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The Village Street Poem Analysis

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Have you ever suddenly felt as if you were being watched? Maybe the next door neighbor distractedly trimming a bush in your peripheral vision became a vaguely threatening figure lurking in the shadows, or the dark sky seemed to prelude the arrival of something far more sinister than rain. Or maybe you’ve felt overwhelmingly guilty, possibly for no good reason at all, and listened as the sound of the wind rushing through the trees morphed into condemning whispers, or watched as every person within a mile seemed to turn and stare at you with eerily accurate conviction. It’s highly unlikely that the little old woman pruning her rose bush was stalking you, or that the darkened sky was foreboding any horrific event other than your brand new shoes getting soaked. Likewise, it’s improbable that every resident of your town, along with nature itself, was judging you. You might realize all of this at a later time when you’ve calmed down or gotten some rest, but in the moment, you were so consumed by the way you felt that it influenced everything you saw or experienced. “The Village Street”, by Edgar…show more content…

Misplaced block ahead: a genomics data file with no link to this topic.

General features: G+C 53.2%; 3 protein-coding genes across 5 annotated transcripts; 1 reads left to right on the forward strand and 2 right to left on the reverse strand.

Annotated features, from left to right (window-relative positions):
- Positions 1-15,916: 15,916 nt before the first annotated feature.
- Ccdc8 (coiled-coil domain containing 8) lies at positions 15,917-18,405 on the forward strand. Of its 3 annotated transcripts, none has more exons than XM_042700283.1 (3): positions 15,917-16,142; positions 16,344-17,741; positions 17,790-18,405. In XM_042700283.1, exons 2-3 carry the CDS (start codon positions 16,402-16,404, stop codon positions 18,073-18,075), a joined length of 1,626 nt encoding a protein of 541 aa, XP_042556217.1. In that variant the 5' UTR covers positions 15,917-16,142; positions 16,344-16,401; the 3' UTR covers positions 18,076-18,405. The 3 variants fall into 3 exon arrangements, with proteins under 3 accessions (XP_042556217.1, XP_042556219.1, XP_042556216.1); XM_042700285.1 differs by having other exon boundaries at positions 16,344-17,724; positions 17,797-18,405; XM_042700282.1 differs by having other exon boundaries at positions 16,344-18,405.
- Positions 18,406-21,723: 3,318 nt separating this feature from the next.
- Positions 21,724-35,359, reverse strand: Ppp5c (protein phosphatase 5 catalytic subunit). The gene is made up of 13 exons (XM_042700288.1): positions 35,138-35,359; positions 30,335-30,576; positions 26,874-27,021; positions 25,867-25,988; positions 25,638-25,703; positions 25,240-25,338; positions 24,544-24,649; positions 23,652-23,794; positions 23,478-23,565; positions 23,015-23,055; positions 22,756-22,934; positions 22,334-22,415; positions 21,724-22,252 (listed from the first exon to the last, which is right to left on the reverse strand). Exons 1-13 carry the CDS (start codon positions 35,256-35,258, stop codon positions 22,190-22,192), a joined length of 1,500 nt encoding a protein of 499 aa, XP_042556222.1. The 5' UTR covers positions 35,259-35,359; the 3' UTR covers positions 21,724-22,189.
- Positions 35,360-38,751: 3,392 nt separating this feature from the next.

This understanding brings a definite change in the way the setting is perceived and described, but first in the way he perceives and describes the woman. “She the silent, scornful maiden, / Walking calmly at my side, / With a step serene and stately, / All in beauty, all in pride.” This section is distinctly reminiscent of one in the first stanza, and yet the two sections have vastly dissimilar implications. Here, the woman’s beauty remains, but her gentleness and purity have been replaced with complacency. It’s as though a mask has been removed, and he can now see her for who she is in reality, without the filter of his affection. But the loss of love not only takes his blindness away from him, it also takes all of the peace and hope from him, and subsequently from his companion, and the
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